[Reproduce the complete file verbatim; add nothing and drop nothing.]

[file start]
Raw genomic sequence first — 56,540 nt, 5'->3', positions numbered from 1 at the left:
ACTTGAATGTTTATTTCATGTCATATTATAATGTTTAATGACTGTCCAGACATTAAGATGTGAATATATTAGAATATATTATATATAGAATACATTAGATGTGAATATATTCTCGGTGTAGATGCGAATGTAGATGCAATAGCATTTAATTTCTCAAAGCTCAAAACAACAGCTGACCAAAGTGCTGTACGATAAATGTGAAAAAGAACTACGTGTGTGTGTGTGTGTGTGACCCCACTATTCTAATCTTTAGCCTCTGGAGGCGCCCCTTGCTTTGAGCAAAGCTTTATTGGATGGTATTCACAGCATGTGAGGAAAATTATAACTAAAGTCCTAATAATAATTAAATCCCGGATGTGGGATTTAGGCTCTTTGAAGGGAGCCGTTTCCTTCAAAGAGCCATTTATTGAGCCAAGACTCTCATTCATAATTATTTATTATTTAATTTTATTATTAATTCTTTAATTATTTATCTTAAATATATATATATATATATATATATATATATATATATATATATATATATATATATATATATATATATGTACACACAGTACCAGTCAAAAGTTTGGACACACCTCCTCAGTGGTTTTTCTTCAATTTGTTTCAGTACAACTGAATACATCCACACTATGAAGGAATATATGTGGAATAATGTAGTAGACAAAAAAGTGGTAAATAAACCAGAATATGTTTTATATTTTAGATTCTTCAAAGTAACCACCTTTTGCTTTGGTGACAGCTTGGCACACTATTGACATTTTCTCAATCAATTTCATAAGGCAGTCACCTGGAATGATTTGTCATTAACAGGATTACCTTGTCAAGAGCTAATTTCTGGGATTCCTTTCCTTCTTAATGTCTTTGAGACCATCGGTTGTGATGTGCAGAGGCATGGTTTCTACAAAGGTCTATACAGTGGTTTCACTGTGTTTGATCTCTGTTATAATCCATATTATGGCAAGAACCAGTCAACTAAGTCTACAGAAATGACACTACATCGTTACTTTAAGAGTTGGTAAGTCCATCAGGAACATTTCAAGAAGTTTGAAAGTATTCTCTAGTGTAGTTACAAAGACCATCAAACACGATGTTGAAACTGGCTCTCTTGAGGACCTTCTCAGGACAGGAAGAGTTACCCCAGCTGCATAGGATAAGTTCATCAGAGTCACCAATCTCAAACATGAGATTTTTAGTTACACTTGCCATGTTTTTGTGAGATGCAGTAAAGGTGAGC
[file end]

Raw genomic sequence first — 56,540 nt, 5'->3', positions numbered from 1 at the left:
ACTTGAATGTTTATTTCATGTCATATTATAATGTTTAATGACTGTCCAGACATTAAGATGTGAATATATTAGAATATATTATATATAGAATACATTAGATGTGAATATATTCTCGGTGTAGATGCGAATGTAGATGCAATAGCATTTAATTTCTCAAAGCTCAAAACAACAGCTGACCAAAGTGCTGTACGATAAATGTGAAAAAGAACTACGTGTGTGTGTGTGTGTGTGACCCCACTATTCTAATCTTTAGCCTCTGGAGGCGCCCCTTGCTTTGAGCAAAGCTTTATTGGATGGTATTCACAGCATGTGAGGAAAATTATAACTAAAGTCCTAATAATAATTAAATCCCGGATGTGGGATTTAGGCTCTTTGAAGGGAGCCGTTTCCTTCAAAGAGCCATTTATTGAGCCAAGACTCTCATTCATAATTATTTATTATTTAATTTTATTATTAATTCTTTAATTATTTATCTTAAATATATATATATATATATATATATATATATATATATATATATATATATATATATATATATATATATGTACACACAGTACCAGTCAAAAGTTTGGACACACCTCCTCAGTGGTTTTTCTTCAATTTGTTTCAGTACAACTGAATACATCCACACTATGAAGGAATATATGTGGAATAATGTAGTAGACAAAAAAGTGGTAAATAAACCAGAATATGTTTTATATTTTAGATTCTTCAAAGTAACCACCTTTTGCTTTGGTGACAGCTTGGCACACTATTGACATTTTCTCAATCAATTTCATAAGGCAGTCACCTGGAATGATTTGTCATTAACAGGATTACCTTGTCAAGAGCTAATTTCTGGGATTCCTTTCCTTCTTAATGTCTTTGAGACCATCGGTTGTGATGTGCAGAGGCATGGTTTCTACAAAGGTCTATACAGTGGTTTCACTGTGTTTGATCTCTGTTATAATCCATATTATGGCAAGAACCAGTCAACTAAGTCTACAGAAATGACACTACATCGTTACTTTAAGAGTTGGTAAGTCCATCAGGAACATTTCAAGAAGTTTGAAAGTATTCTCTAGTGTAGTTACAAAGACCATCAAACACGATGTTGAAACTGGCTCTCTTGAGGACCTTCTCAGGACAGGAAGAGTTACCCCAGCTGCATAGGATAAGTTCATCAGAGTCACCAATCTCAAACATGAGATTTTTAGTTACACTTGCCATGTTTTTGTGAGATGCAGTAAAGGTGAGC